Many cities privatize their prisons. Monroe, Louisiana is no exception. From 2001–2019, the City engaged Richwood Correctional Center, LLC, to house arrestees and inmates. Richwood assigned its rights and obligations under the agreement to LaSalle Management, LLC. In short, Richwood owned the prison. LaSalle ran it. And as part of running the prison, LaSalle hired Ray Hanson to serve as warden.
Former staff paint a grim picture of what went as customary punishment at the prison. Yolanda Jackson, who worked as a staffer for three years, alleged that guards including supervisors used chemical spray on handcuffed prisoners many times. Two defendants under oath admitted to this.
Cameras at the prison abound— except in one twelve-by-twelve-foot area. Called the “Four-Way” by the parties, it’s the one area of the prison with no cameras. Per Jackson, many guards openly bragged to her about taking prisoners to the Four-Way to teach them a lesson off camera through force. Two prison guards under oath stated they used the Four-Way to abuse multiple handcuffed detainees.
Police arrested Erie Moore for disturbing the peace at a donut shop in Monroe, Louisiana. Police then transported Moore to the prison for booking. As Moore was agitated and non-compliant they placed him in a cell. Gerald Hardway, the shift supervisor, could have placed him alone but chose to put him in a cell with Vernon White, another combative detainee.
The two fought and guards broke it up but they remained in the cell together. They fought again and then only Moore was seen on the camera for a while. Guard Jeremy Runner arrived and found White who was seizing and on the floor.
When they opened the cell to extract White, Moore ignored their verbal commands. In response, Christopher Loring sprayed Moore in the face with chemical spray. Runner then struck Moore in the back of the head, knocking him to the ground. Officers then dragged White into the hall. White later died at a nearby hospital.
The guards then formed a plan to extract Moore from the cell. Among them were Hardwell, Runner, Reginald Williams, and Reginald Curley. Hardwell grabbed Moore around the chest. Hardwell then picked Moore up and moved him toward the open door. He carried Moore while walking backward. Hardwell then suddenly pivoted, slamming Moore onto the ground in the process.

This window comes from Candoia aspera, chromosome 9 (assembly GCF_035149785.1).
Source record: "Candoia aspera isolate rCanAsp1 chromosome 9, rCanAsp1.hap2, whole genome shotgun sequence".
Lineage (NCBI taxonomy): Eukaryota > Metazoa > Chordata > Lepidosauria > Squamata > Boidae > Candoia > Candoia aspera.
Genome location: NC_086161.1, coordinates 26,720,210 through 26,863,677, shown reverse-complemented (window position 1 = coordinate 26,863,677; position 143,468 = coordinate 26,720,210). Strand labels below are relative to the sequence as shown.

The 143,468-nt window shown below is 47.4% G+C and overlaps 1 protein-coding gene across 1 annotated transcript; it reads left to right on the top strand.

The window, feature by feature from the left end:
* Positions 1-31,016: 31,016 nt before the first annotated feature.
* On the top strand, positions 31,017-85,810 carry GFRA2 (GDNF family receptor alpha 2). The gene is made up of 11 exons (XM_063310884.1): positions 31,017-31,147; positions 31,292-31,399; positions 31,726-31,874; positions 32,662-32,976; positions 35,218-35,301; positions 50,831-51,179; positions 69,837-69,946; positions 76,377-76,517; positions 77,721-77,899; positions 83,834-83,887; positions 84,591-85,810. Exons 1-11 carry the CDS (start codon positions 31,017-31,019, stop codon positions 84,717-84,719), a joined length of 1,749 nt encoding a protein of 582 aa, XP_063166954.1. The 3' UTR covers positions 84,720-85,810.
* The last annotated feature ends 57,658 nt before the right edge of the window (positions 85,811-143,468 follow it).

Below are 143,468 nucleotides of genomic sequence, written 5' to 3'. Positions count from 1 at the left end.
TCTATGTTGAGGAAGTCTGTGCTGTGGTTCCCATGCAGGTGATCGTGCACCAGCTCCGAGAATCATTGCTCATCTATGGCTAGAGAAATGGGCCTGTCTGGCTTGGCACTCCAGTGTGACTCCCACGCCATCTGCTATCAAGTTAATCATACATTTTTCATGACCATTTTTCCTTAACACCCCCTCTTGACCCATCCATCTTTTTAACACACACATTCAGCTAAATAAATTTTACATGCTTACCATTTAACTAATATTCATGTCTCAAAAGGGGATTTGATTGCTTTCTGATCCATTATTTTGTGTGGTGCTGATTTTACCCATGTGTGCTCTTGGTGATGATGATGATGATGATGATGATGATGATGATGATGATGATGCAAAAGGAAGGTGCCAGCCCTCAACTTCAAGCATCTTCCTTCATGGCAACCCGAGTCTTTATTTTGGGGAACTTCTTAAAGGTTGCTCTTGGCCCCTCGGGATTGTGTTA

Moore’s body and head hit the floor. Subdued, two guards moved to pick up a handcuffed and face-down Moore. One guard held Moore’s legs. Runner grabbed Moore’s arms. With Moore in tow, the guards started walking. But then they stumbled. Moore hit the ground—headfirst. Guards then picked Moore back up and carried him to the Four-Way.
It’s unclear what all happened during Moore’s roughly two hours in the Four-Way. Some evidence suggests that off-camera guards repeatedly beat and pepper-sprayed Moore until he lay unconscious. One guard, John Badger, testified that another guard who had been present in the Four-Way with Moore had bragged about bringing Moore to the cameraless Four-Way so guards could beat him to death and finish him.
William Mitchell, nurse, likewise testified that he had heard a commotion in the Four-Way as guards subdued Moore. Moore was still responsive at that point. He confirmed that he was sore and that his handcuffs were too tight. Mitchell also noticed a vanilla wafer-sized bump on the middle of Moore’s head—not present the day before during Moore’s screening.
Mitchell left but later returned. This time Moore was unresponsive. But Mitchell did not check Moore’s vitals. All Mitchell did was to see if he could get Moore to wake up, something he tested by rubbing Moore’s sternum in a way that would wake a healthy patient. Moore responded only with a grimace and grunt but remained unconscious. Mitchell did not report his observations or otherwise treat Moore before sheriff’s deputies picked up Moore from the prison in connection with White’s death.
Moore was brought to a hospital soon after. He was comatose and had to be intubated. Medical personnel determined Moore suffered a fractured skull. He never woke up. At least some experts have pinned Moore’s death to the head trauma he received in the prison.
Dr. John Owings testified that Moore sustained his fatal injury at the prison either after he was removed from his cell or right before. Other treating physicians agreed with that assessment. A pre-prison injury, in their view, would have prevented Moore from physically exerting himself while inside his cell.
The district judge granted summary judgment to Defendants on Plaintiffs’ claims against:
• the Individual Defendants—Runner, Hardwell, Curley, Williams, and Mitchell—for deliberate indifference;
• the Individual Defendants for having caused Moore’s death;